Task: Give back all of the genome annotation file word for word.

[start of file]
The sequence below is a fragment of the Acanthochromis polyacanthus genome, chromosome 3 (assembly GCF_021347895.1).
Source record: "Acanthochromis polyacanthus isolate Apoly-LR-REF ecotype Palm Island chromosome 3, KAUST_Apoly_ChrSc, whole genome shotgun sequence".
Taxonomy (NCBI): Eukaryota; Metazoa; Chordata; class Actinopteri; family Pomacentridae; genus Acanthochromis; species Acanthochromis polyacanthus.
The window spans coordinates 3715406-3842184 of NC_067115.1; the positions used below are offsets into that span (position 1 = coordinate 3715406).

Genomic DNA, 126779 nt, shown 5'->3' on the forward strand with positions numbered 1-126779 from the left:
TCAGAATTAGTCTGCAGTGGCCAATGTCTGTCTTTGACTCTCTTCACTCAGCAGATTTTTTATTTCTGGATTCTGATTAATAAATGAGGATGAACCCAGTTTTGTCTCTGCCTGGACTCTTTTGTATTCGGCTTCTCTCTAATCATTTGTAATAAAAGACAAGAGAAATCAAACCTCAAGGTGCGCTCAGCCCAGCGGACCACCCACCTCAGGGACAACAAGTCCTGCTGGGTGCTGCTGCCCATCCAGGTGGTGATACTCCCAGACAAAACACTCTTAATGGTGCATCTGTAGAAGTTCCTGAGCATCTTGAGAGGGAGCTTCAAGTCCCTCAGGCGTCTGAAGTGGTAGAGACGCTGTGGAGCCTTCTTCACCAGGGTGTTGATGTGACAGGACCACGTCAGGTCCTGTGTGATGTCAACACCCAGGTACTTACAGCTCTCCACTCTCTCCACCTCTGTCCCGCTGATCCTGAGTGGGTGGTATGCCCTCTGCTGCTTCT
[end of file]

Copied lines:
The sequence below is a fragment of the Acanthochromis polyacanthus genome, chromosome 3 (assembly GCF_021347895.1).
Source record: "Acanthochromis polyacanthus isolate Apoly-LR-REF ecotype Palm Island chromosome 3, KAUST_Apoly_ChrSc, whole genome shotgun sequence".
Taxonomy (NCBI): Eukaryota; Metazoa; Chordata; class Actinopteri; family Pomacentridae; genus Acanthochromis; species Acanthochromis polyacanthus.
The window spans coordinates 3715406-3842184 of NC_067115.1; the positions used below are offsets into that span (position 1 = coordinate 3715406).

Genomic DNA, 126779 nt, shown 5'->3' on the forward strand with positions numbered 1-126779 from the left:
TCAGAATTAGTCTGCAGTGGCCAATGTCTGTCTTTGACTCTCTTCACTCAGCAGATTTTTTATTTCTGGATTCTGATTAATAAATGAGGATGAACCCAGTTTTGTCTCTGCCTGGACTCTTTTGTATTCGGCTTCTCTCTAATCATTTGTAATAAAAGACAAGAGAAATCAAACCTCAAGGTGCGCTCAGCCCAGCGGACCACCCACCTCAGGGACAACAAGTCCTGCTGGGTGCTGCTGCCCATCCAGGTGGTGATACTCCCAGACAAAACACTCTTAATGGTGCATCTGTAGAAGTTCCTGAGCATCTTGAGAGGGAGCTTCAAGTCCCTCAGGCGTCTGAAGTGGTAGAGACGCTGTGGAGCCTTCTTCACCAGGGTGTTGATGTGACAGGACCACGTCAGGTCCTGTGTGATGTCAACACCCAGGTACTTACAGCTCTCCACTCTCTCCACCTCTGTCCCGCTGATCCTGAGTGGGTGGTATGCCCTCTGCTGCTTCT